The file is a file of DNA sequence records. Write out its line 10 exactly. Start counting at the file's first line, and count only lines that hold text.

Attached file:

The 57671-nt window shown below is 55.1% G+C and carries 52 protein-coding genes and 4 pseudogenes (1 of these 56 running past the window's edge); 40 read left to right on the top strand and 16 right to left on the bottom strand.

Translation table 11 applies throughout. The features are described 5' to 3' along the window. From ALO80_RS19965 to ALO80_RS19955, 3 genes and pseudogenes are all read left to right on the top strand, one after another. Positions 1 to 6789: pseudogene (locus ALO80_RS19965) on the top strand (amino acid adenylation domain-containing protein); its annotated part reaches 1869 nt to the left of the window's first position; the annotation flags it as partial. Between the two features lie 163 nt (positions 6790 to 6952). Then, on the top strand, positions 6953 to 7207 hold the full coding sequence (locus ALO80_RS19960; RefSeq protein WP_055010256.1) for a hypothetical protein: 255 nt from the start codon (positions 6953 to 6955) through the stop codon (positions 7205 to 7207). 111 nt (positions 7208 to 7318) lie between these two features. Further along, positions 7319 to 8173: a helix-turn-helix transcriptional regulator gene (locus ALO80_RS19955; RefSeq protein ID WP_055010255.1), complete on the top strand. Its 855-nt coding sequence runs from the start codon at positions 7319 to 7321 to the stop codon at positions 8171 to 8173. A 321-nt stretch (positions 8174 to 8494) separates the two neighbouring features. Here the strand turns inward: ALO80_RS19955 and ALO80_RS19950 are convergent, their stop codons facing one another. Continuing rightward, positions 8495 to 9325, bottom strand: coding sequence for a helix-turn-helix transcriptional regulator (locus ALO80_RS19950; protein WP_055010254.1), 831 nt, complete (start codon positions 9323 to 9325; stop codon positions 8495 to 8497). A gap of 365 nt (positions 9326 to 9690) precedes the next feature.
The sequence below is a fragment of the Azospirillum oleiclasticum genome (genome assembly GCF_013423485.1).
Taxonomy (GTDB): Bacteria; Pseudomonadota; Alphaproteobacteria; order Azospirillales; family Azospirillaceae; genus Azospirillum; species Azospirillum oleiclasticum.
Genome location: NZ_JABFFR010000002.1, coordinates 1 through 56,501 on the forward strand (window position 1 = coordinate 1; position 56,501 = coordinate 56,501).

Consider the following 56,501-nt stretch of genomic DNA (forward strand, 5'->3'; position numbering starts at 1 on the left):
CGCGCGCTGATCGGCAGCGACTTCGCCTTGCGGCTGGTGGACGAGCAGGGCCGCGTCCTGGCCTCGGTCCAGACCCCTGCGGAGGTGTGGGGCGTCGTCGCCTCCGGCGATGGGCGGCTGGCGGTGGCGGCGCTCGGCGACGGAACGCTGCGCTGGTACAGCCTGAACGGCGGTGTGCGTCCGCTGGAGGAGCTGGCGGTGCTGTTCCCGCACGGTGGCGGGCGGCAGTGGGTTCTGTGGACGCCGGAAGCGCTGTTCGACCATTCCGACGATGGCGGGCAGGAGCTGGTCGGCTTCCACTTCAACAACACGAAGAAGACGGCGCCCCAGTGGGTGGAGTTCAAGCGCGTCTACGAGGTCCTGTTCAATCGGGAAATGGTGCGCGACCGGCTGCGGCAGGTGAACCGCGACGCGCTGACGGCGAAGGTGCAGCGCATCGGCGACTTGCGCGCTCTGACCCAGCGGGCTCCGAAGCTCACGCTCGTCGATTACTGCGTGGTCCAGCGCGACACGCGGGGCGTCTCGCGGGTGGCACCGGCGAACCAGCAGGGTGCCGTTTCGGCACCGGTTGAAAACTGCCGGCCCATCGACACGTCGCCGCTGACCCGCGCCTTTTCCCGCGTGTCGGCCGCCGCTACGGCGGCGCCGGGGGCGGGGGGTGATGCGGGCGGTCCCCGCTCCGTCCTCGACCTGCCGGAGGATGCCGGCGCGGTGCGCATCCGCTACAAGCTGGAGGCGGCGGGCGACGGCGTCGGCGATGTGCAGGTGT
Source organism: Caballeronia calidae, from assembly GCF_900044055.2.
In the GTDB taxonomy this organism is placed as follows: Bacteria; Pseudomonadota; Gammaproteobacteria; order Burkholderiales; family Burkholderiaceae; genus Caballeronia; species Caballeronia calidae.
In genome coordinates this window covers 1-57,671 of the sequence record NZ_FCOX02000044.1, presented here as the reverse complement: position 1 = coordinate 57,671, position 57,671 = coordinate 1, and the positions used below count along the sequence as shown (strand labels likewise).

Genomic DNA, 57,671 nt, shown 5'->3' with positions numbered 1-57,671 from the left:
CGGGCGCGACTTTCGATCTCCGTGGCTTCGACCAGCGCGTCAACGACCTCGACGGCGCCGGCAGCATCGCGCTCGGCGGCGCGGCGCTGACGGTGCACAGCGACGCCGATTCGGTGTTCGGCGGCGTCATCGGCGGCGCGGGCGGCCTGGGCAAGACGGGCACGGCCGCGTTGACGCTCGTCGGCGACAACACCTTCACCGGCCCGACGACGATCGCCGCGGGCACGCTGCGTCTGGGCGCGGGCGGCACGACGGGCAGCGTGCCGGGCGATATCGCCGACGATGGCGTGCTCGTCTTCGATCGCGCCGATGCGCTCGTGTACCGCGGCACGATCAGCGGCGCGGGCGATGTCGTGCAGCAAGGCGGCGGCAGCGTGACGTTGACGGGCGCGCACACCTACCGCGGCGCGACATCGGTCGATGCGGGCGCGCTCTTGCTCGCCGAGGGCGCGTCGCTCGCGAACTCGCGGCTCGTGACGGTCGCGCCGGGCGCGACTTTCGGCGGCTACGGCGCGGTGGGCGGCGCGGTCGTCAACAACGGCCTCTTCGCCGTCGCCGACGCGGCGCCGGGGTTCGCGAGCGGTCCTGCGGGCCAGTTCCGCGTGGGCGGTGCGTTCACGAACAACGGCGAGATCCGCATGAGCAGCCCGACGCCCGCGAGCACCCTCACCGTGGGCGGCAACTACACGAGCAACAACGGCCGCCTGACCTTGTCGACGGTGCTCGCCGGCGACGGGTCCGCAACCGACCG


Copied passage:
In genome coordinates this window covers 1-57,671 of the sequence record NZ_FCOX02000044.1, presented here as the reverse complement: position 1 = coordinate 57,671, position 57,671 = coordinate 1, and the positions used below count along the sequence as shown (strand labels likewise).